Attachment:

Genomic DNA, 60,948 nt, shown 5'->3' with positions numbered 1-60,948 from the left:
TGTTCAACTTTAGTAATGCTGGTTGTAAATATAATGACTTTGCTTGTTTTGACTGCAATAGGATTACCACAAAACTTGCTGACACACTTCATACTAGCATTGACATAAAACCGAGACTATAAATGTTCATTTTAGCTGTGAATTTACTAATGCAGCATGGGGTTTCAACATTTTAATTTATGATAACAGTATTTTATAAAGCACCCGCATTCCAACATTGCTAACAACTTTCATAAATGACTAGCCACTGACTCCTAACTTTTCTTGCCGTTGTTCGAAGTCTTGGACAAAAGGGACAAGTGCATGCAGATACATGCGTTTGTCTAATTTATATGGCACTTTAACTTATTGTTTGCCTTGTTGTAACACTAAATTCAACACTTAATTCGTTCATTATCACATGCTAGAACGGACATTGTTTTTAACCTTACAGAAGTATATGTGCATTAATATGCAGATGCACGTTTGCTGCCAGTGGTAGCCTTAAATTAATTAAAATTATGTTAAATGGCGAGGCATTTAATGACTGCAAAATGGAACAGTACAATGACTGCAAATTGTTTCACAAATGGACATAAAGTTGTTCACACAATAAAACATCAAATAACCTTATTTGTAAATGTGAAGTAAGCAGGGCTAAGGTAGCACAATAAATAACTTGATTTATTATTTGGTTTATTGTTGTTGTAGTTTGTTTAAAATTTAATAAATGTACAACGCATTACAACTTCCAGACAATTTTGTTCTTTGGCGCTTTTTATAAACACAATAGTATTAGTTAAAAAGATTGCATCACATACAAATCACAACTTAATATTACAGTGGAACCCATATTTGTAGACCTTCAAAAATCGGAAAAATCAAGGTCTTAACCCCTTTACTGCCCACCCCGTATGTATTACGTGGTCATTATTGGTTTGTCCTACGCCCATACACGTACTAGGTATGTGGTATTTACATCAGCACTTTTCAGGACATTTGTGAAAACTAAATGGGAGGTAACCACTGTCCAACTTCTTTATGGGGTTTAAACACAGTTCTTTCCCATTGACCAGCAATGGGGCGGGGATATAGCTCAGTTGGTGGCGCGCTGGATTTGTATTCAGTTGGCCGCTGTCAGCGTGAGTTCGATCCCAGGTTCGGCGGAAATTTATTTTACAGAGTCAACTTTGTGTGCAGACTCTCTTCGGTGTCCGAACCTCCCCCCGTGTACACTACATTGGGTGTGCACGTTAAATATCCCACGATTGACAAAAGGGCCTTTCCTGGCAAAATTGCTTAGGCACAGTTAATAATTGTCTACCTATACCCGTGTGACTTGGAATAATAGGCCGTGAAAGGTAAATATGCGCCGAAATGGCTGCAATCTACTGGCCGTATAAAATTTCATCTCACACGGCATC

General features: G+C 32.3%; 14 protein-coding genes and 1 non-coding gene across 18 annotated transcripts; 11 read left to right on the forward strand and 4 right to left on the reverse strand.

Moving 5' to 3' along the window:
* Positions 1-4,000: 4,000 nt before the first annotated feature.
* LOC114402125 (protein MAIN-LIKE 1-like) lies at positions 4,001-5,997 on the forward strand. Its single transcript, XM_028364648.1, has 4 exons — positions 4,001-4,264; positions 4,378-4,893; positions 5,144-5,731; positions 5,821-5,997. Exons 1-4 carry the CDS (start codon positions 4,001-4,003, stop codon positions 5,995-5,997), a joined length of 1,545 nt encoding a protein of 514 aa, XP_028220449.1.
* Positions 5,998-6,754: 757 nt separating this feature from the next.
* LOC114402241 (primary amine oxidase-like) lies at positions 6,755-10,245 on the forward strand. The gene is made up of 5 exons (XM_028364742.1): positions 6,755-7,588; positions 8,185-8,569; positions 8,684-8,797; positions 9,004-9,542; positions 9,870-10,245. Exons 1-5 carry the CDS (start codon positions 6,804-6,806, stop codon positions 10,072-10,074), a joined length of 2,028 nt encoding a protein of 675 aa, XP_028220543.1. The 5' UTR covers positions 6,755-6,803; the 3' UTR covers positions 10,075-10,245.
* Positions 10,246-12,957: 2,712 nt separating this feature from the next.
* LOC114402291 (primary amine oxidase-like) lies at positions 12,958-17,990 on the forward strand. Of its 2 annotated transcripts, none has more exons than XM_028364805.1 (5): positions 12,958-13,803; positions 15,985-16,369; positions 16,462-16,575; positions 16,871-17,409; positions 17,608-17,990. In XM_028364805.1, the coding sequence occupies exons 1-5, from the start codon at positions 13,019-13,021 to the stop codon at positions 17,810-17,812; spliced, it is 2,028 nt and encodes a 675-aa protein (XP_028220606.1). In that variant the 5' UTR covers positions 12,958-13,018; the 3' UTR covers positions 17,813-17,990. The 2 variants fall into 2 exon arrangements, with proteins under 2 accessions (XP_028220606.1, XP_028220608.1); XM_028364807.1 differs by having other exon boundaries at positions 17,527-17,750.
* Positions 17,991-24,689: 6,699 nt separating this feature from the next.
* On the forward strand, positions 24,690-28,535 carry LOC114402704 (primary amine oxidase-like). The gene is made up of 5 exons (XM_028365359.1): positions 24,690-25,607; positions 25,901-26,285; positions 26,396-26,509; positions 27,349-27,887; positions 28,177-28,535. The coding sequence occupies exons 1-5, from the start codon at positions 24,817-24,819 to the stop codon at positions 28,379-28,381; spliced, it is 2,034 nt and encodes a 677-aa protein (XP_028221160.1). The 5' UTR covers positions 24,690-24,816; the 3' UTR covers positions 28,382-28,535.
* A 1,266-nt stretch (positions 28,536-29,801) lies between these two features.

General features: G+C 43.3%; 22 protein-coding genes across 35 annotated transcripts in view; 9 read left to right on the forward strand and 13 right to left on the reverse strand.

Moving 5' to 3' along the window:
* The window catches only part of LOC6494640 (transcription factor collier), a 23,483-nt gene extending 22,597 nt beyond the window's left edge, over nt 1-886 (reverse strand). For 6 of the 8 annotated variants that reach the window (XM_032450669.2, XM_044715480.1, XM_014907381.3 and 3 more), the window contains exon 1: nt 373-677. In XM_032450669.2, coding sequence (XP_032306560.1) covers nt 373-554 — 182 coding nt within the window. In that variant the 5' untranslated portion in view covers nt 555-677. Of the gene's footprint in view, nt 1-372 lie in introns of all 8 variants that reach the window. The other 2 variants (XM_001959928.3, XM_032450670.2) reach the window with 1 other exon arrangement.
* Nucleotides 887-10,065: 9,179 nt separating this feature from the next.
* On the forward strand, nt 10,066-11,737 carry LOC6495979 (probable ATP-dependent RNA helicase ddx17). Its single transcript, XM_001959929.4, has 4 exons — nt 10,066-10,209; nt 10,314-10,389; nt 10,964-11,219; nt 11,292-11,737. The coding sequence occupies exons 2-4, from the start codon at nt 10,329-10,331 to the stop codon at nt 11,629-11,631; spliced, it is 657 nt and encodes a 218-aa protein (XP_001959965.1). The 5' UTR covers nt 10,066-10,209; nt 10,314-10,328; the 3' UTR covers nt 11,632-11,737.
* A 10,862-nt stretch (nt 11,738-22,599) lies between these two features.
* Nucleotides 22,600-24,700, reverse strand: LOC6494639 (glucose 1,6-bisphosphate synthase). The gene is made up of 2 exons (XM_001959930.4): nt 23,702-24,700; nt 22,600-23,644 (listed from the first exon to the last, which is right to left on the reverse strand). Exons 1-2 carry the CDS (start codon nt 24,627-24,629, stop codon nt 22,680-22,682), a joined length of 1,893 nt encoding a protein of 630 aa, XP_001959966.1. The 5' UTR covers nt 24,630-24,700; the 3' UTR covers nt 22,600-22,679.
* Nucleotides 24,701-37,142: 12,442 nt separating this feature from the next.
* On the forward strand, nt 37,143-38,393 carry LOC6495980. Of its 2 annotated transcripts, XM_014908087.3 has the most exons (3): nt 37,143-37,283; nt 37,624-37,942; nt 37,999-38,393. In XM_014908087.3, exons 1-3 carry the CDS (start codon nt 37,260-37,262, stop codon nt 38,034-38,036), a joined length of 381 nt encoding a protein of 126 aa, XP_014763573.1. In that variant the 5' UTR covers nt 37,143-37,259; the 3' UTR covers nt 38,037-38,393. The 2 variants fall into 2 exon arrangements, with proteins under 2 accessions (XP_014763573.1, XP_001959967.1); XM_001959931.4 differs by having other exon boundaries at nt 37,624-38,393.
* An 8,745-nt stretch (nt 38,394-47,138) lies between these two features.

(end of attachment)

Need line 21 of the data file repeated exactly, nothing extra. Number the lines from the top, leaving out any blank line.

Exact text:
* Nucleotides 24,701-37,142: 12,442 nt separating this feature from the next.